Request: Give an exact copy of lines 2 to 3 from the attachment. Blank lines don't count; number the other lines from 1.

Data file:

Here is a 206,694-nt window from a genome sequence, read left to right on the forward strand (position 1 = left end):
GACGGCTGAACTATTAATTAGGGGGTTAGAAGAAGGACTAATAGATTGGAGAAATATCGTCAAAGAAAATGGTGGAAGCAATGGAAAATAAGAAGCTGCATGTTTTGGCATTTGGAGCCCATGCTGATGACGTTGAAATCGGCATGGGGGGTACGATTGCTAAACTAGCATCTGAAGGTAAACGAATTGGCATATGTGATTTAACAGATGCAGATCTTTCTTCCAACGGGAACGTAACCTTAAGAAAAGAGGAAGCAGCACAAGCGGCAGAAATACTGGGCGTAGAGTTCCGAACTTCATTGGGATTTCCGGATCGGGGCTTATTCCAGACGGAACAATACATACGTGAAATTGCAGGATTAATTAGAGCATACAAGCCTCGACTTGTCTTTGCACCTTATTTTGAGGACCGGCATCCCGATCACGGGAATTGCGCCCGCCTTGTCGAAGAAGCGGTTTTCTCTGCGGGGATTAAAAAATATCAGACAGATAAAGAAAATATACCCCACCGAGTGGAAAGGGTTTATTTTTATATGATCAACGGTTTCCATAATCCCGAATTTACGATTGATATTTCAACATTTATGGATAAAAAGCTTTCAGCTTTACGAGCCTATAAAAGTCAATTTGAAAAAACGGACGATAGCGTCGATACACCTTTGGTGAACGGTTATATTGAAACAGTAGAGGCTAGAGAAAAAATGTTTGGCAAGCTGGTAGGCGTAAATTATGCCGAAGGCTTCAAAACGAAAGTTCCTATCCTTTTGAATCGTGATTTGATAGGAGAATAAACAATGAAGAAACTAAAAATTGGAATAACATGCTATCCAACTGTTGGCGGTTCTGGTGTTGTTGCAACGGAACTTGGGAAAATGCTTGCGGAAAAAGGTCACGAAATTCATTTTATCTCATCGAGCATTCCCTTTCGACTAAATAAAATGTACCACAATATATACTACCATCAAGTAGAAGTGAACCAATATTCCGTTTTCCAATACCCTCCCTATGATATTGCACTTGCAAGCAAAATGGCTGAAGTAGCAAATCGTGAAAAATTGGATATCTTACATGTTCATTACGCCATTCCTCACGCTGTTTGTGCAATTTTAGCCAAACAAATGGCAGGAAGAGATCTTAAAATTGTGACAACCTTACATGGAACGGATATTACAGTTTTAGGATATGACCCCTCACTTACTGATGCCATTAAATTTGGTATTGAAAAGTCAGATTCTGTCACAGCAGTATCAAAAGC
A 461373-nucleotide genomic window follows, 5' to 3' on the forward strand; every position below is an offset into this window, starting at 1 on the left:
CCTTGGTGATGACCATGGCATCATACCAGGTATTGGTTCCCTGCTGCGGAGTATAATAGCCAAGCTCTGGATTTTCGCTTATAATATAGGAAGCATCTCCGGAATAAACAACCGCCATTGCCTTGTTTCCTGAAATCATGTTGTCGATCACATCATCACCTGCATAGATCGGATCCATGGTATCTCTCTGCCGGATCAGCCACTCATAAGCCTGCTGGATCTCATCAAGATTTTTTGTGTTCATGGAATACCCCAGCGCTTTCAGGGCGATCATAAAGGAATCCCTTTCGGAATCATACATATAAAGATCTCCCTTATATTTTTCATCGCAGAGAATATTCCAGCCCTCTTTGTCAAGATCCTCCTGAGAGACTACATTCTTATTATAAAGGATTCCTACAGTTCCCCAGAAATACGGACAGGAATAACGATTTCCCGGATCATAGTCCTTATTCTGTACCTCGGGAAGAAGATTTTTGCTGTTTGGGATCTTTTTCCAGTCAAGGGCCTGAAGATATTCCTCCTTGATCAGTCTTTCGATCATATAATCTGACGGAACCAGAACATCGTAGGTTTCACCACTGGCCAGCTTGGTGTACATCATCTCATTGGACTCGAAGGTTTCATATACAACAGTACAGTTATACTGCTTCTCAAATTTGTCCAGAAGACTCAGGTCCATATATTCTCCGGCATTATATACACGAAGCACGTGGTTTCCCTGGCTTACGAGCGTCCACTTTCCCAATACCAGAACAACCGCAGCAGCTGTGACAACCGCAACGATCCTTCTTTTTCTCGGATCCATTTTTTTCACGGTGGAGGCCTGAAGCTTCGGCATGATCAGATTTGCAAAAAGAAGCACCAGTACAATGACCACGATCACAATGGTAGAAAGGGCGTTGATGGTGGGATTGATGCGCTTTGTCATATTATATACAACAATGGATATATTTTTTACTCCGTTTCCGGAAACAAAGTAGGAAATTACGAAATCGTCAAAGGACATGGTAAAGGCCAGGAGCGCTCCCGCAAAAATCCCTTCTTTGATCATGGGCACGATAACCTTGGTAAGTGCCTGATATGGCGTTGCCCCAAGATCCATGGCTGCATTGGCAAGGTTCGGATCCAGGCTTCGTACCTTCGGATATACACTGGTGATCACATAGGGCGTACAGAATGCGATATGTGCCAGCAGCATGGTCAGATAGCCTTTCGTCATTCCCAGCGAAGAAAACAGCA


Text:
GACGGCTGAACTATTAATTAGGGGGTTAGAAGAAGGACTAATAGATTGGAGAAATATCGTCAAAGAAAATGGTGGAAGCAATGGAAAATAAGAAGCTGCATGTTTTGGCATTTGGAGCCCATGCTGATGACGTTGAAATCGGCATGGGGGGTACGATTGCTAAACTAGCATCTGAAGGTAAACGAATTGGCATATGTGATTTAACAGATGCAGATCTTTCTTCCAACGGGAACGTAACCTTAAGAAAAGAGGAAGCAGCACAAGCGGCAGAAATACTGGGCGTAGAGTTCCGAACTTCATTGGGATTTCCGGATCGGGGCTTATTCCAGACGGAACAATACATACGTGAAATTGCAGGATTAATTAGAGCATACAAGCCTCGACTTGTCTTTGCACCTTATTTTGAGGACCGGCATCCCGATCACGGGAATTGCGCCCGCCTTGTCGAAGAAGCGGTTTTCTCTGCGGGGATTAAAAAATATCAGACAGATAAAGAAAATATACCCCACCGAGTGGAAAGGGTTTATTTTTATATGATCAACGGTTTCCATAATCCCGAATTTACGATTGATATTTCAACATTTATGGATAAAAAGCTTTCAGCTTTACGAGCCTATAAAAGTCAATTTGAAAAAACGGACGATAGCGTCGATACACCTTTGGTGAACGGTTATATTGAAACAGTAGAGGCTAGAGAAAAAATGTTTGGCAAGCTGGTAGGCGTAAATTATGCCGAAGGCTTCAAAACGAAAGTTCCTATCCTTTTGAATCGTGATTTGATAGGAGAATAAACAATGAAGAAACTAAAAATTGGAATAACATGCTATCCAACTGTTGGCGGTTCTGGTGTTGTTGCAACGGAACTTGGGAAAATGCTTGCGGAAAAAGGTCACGAAATTCATTTTATCTCATCGAGCATTCCCTTTCGACTAAATAAAATGTACCACAATATATACTACCATCAAGTAGAAGTGAACCAATATTCCGTTTTCCAATACCCTCCCTATGATATTGCACTTGCAAGCAAAATGGCTGAAGTAGCAAATCGTGAAAAATTGGATATCTTACATGTTCATTACGCCATTCCTCACGCTGTTTGTGCAATTTTAGCCAAACAAATGGCAGGAAGAGATCTTAAAATTGTGACAACCTTACATGGAACGGATATTACAGTTTTAGGATATGACCCCTCACTTACTGATGCCATTAAATTTGGTATTGAAAAGTCAGATTCTGTCACAGCAGTATCAAAAGC
A 461373-nucleotide genomic window follows, 5' to 3' on the forward strand; every position below is an offset into this window, starting at 1 on the left: